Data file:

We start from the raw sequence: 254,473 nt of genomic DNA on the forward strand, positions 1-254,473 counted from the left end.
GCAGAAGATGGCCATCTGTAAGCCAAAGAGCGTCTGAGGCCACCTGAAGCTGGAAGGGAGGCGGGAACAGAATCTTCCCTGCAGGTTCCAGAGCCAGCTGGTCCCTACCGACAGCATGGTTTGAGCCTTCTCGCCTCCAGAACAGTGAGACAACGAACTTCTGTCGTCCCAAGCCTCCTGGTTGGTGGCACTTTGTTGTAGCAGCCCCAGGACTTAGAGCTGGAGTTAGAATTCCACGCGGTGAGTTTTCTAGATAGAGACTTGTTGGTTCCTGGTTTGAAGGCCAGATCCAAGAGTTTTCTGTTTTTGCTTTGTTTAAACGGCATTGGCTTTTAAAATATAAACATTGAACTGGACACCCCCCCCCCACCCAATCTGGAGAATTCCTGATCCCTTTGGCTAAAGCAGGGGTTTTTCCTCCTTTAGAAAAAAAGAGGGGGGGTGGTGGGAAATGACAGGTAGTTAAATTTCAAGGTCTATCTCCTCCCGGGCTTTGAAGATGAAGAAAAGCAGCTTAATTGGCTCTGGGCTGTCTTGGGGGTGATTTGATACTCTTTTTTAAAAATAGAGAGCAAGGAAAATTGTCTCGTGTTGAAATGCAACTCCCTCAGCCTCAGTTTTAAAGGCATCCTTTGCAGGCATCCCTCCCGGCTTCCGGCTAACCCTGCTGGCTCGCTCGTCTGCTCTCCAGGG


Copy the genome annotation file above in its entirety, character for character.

We start from the raw sequence: 254,473 nt of genomic DNA on the forward strand, positions 1-254,473 counted from the left end.
GCAGAAGATGGCCATCTGTAAGCCAAAGAGCGTCTGAGGCCACCTGAAGCTGGAAGGGAGGCGGGAACAGAATCTTCCCTGCAGGTTCCAGAGCCAGCTGGTCCCTACCGACAGCATGGTTTGAGCCTTCTCGCCTCCAGAACAGTGAGACAACGAACTTCTGTCGTCCCAAGCCTCCTGGTTGGTGGCACTTTGTTGTAGCAGCCCCAGGACTTAGAGCTGGAGTTAGAATTCCACGCGGTGAGTTTTCTAGATAGAGACTTGTTGGTTCCTGGTTTGAAGGCCAGATCCAAGAGTTTTCTGTTTTTGCTTTGTTTAAACGGCATTGGCTTTTAAAATATAAACATTGAACTGGACACCCCCCCCCCACCCAATCTGGAGAATTCCTGATCCCTTTGGCTAAAGCAGGGGTTTTTCCTCCTTTAGAAAAAAAGAGGGGGGGTGGTGGGAAATGACAGGTAGTTAAATTTCAAGGTCTATCTCCTCCCGGGCTTTGAAGATGAAGAAAAGCAGCTTAATTGGCTCTGGGCTGTCTTGGGGGTGATTTGATACTCTTTTTTAAAAATAGAGAGCAAGGAAAATTGTCTCGTGTTGAAATGCAACTCCCTCAGCCTCAGTTTTAAAGGCATCCTTTGCAGGCATCCCTCCCGGCTTCCGGCTAACCCTGCTGGCTCGCTCGTCTGCTCTCCAGGG